A Walk on Antipodes Island

By Alison Ballance

An expedition team is currently on the Antipodes Islands. It includes builders and scientists who will follow up on work done during the last expedition in August. Alison Ballance will be updating the blog from the Antipodes Islands.

Let’s go for a walk. We’re in the hut, which is in the northeast of the island, and we want to go to the Mother of All Penguin Colonies on the southwest coast. Antipodes Island is not a big island – just 2000 hectares – but there are no footpaths or formed tracks, or even marked routes. There are no trees and no forest here, and from a distance the island appears to be a benign sea of tussock and fern – but as we’ve discovered the reality is quite different.

Our journey begins with a simple stroll up the big slip behind the hut – that quickly takes us to about 80 metres above sea level, and introduces us to a key idea: we love slips!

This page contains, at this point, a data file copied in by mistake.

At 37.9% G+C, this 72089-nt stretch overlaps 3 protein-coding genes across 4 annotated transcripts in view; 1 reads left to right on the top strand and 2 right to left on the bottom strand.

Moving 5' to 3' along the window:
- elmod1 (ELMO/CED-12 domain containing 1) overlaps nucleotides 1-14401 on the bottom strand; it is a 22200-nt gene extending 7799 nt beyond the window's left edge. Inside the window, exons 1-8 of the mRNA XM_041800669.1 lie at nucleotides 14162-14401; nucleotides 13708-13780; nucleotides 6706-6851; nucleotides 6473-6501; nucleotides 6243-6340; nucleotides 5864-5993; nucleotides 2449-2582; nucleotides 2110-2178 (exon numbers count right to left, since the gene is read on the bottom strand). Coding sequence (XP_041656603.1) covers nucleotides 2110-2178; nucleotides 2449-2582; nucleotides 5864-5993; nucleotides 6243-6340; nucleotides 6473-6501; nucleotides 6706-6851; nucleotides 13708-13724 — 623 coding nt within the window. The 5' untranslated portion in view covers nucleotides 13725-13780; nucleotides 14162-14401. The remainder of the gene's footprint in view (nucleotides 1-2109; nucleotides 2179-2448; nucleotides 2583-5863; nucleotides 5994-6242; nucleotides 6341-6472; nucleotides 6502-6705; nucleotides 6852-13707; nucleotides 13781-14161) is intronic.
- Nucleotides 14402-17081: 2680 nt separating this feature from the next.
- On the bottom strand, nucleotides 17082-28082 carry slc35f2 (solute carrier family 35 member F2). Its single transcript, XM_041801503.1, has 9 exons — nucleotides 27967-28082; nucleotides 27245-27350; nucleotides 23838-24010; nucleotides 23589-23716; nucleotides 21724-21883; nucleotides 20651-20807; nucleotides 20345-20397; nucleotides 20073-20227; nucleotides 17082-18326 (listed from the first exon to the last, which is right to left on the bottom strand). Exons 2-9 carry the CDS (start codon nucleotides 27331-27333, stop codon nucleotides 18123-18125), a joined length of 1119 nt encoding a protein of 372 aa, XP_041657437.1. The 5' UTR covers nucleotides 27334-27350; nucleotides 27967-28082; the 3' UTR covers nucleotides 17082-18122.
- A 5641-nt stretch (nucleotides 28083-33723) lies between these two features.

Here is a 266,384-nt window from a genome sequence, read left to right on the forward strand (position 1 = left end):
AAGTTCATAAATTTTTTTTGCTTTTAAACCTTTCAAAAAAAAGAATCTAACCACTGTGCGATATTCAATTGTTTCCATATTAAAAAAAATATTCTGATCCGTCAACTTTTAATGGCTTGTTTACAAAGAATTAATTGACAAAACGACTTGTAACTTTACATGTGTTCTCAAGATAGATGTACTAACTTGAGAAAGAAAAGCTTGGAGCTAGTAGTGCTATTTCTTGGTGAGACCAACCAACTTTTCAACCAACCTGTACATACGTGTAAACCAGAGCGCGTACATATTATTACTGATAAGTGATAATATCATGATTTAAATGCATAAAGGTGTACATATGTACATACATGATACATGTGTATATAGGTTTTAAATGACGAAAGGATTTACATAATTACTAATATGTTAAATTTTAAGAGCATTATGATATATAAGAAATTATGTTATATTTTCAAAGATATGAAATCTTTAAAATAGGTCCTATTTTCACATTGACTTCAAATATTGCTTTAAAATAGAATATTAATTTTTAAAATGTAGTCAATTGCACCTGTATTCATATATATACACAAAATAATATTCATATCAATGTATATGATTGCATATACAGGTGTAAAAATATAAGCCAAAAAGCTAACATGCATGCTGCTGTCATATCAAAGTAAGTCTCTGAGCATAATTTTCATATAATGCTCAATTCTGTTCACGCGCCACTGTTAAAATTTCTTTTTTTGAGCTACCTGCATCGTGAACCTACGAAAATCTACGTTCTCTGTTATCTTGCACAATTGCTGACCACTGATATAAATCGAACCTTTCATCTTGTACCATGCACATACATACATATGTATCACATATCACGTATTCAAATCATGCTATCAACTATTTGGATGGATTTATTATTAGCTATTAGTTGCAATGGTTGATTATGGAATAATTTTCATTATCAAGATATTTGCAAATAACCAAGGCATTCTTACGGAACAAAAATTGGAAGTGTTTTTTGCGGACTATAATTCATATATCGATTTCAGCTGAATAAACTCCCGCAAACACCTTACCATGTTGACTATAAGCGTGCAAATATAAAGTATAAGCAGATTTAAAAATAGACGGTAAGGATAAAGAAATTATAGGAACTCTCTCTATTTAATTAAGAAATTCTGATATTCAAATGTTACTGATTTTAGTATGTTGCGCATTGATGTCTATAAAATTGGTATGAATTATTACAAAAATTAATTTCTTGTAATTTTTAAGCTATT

Then we begin to head across the North Plains: the vegetation here is knee-high or shorter, a mixture of ferns, tussocks, a prostrate Coprosma and a few megaherbs. This is albatross country; the vegetation is short enough for wandering albatrosses to walk across, and it’s dotted with albatross nests, each home to a very large 8-month or so old chick, some of which still look very fluffy and others which have almost all their adult feathers.

There are large swamps marked on the North Plains but they are not very boggy, and the Carex vegetation had died back over winter and is only just resprouting, so it’s quite easy travel.

We’re aiming to cross the top of Mount Galloway, which at 366 metres is the highest point on the island. We can see another new slip coming down the flank of Mount Galloway, which we’d like to go up, but between us and the slip is a small gully filled with a dark green band of prickly shield fern or Polystichum.

When we get there the fern, which had looked quite smooth, turns out to be growing on tall pedestals and is head height in places. The pedestals are interspersed by deep channels, and as we try and push through we keep falling into deep holes or find our way blocked by a high barrier which we have to scramble over. The band of fern is not very wide but it takes quite a few minutes to force our way through.